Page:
Cerebral palsy: helping severely disabled children who use their eyes to communicate | Children's Charity

Cerebral palsy: helping severely disabled children who use their eyes to communicate

This research was completed on 9 October 2017

Published on 11 January 2016

Estimates suggest around one in every 400 children in the UK has cerebral palsy.1 These young people will experience lifelong difficulties with movement and co-ordination, and in some cases they may also have other difficulties, such as learning disabilities. For some children with severe physical disabilities and no speech, communicating through talking is not possible. Instead, these children are particularly reliant on using their looking skills to engage with the world around them. However, it can be difficult to know for sure how well children are using looking for communication. Dr Michael Clarke, of University College London, is developing a systematic way to assess this which will improve understanding of children’s individual needs and abilities, so they get the right sort of support.

Action Medical Research and Great Ormond Street Hospital Children's Charity are jointly funding this research.

How are children’s lives affected now?

Every year in the UK, up to 2,000 babies are diagnosed with cerebral palsy, the commonest physical disability of childhood.1-5 While some children have only minor problems, others can be severely disabled.

“Children with very severe cerebral palsy, who struggle to talk, and who cannot walk or use their hands effectively, experience significant difficulties communicating with others. It can also be difficult for others to understand what these children might be trying to tell them”.

 “Some children are able to use their eyes very effectively to point to things as a way of communicating” continues Dr Clarke. “For example, they might use their eyes to point at a toy they’d like to play with by looking at the toy and then looking back at you. This skill is called eye-pointing and although it seems like a very simple thing to do, effective eye-pointing calls on a number of different skills that not all children with severe cerebral palsy may have in place.  It can also be very difficult for people to understand whether a child is using their eyes to point to something to communicate about it or whether they are simply looking at it because it is interesting or new.  Being able to understand how a child is using their eyes to engage with the world around them is absolutely critical in helping parents and professionals provide the right kind of support.”

How could this research help?

“We’ve developed a new, systematic way to assess and classify how children with very severe cerebral palsy are using their looking skills to communicate and engage with the world around them,” says Dr Clarke. “In this project, we’re testing how well our new classification scale works in practice – whether it consistently gives reliable results when different people use it. Two speech and language therapists are separately using the scale to assess a group of 70 children with severe cerebral palsy, and we will compare their findings.”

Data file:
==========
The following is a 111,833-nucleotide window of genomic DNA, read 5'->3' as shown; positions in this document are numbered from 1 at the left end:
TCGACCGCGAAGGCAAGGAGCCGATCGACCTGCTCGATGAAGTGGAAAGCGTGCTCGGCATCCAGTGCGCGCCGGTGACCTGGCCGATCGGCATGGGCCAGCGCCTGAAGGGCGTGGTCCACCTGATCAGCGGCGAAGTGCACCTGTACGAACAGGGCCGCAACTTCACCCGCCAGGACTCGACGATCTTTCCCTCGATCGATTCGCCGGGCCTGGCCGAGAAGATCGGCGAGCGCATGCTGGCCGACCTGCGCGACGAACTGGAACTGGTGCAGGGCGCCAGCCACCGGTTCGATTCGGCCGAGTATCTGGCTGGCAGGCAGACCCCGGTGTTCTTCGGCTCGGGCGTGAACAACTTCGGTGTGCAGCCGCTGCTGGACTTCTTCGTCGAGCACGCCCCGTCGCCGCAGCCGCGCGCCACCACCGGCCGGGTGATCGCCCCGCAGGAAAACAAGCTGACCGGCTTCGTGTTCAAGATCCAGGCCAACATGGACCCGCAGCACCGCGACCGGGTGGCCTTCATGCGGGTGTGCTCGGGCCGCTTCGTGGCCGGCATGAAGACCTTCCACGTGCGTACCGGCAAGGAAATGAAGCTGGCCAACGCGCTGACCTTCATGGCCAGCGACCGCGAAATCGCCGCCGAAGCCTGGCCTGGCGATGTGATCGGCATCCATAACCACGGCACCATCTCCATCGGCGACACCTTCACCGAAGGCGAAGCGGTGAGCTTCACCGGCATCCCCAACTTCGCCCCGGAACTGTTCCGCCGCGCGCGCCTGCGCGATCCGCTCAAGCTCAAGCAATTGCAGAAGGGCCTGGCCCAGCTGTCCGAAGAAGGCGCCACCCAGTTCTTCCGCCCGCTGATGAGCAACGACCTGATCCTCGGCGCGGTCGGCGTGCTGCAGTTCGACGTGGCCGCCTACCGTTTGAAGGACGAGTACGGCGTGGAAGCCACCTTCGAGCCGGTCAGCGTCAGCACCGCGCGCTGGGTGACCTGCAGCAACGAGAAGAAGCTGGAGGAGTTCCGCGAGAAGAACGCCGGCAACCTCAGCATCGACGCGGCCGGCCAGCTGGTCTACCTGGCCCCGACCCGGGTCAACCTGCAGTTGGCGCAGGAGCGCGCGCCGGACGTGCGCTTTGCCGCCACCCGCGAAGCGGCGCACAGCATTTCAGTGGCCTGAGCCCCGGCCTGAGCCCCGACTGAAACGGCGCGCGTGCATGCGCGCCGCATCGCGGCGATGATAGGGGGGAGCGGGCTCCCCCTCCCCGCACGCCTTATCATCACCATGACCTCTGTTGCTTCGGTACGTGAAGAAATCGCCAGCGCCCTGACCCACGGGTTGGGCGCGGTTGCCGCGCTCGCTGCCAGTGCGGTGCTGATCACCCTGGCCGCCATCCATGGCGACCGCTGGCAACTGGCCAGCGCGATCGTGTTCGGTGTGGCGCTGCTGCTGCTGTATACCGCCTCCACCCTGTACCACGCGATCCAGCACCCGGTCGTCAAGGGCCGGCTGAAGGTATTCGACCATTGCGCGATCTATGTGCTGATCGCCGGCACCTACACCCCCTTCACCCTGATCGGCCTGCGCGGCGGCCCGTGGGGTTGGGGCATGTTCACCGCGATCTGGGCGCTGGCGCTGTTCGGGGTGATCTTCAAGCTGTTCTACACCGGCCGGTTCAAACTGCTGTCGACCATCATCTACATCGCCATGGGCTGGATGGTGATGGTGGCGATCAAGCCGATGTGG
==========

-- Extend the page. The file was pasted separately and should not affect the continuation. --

Using the new classification scale involves carefully observing how young children behave when they’re looking around them – how they respond to the things they see and whether they can deliberately shift their gaze between those things and the people they’re with.

“Each child is different,” says Dr Clarke. “If our new scale reveals how well a child can use eye-pointing to communicate, we will have a much better idea of how best to support their communication skills now while developing new skills for the future.”

References

1. NHS Choices. Cerebral palsy. http://www.nhs.uk/conditions/cerebral-palsy/pages/introduction.aspx Website accessed 9 November 2015.

2. ISD Scotland. Births in Scottish Hospitals. Year ending 31st March 2013. Publication date – 26th August 2014. http://www.isdscotland.org/Health-Topics/Maternity-and-Births/Publications/2014-08-26/2014-08-26-Births-Report.pdf Website accessed 9 November 2015.

3. Northern Ireland Statistics and Research Agency. Births. Live Births, 1887 to 2014 (Excel). http://www.nisra.gov.uk/demography/default.asp8.htm Website accessed 9 November 2015.

4. Office for National Statistics. Births in England and Wales 2014. http://www.ons.gov.uk/ons/rel/vsob1/birth-summary-tables--england-and-wales/2014/stb-births-in-england-and-wales-2014.html Website accessed 9 November 2015.

5. Disability in childhood. http://www.patient.co.uk/doctor/disability-in-childhood Website accessed 30 December 2014.

 

Project LeaderDr M T Clarke, PhD MRCSLT
Project team
  • Dr J Swettenham, PhD
  • Dr J Sargent, MA MBBCh MSc MRPCH
  • Mrs C Rose
  • Ms K Price, DipCST MA MRCSLT
  • Mr T Griffiths, MA BSc(Hons)
LocationDepartment of Language and Cognition, Faculty of Brain Sciences, University College London
Other locations
  • Neurodisability Service, Great Ormond Street Hospital, London
Duration18 months
Grant awarded31 May 2015
Start date1 February 2016
End date9 October 2017
Grant amount£88,438.00
Grant codeGN2409

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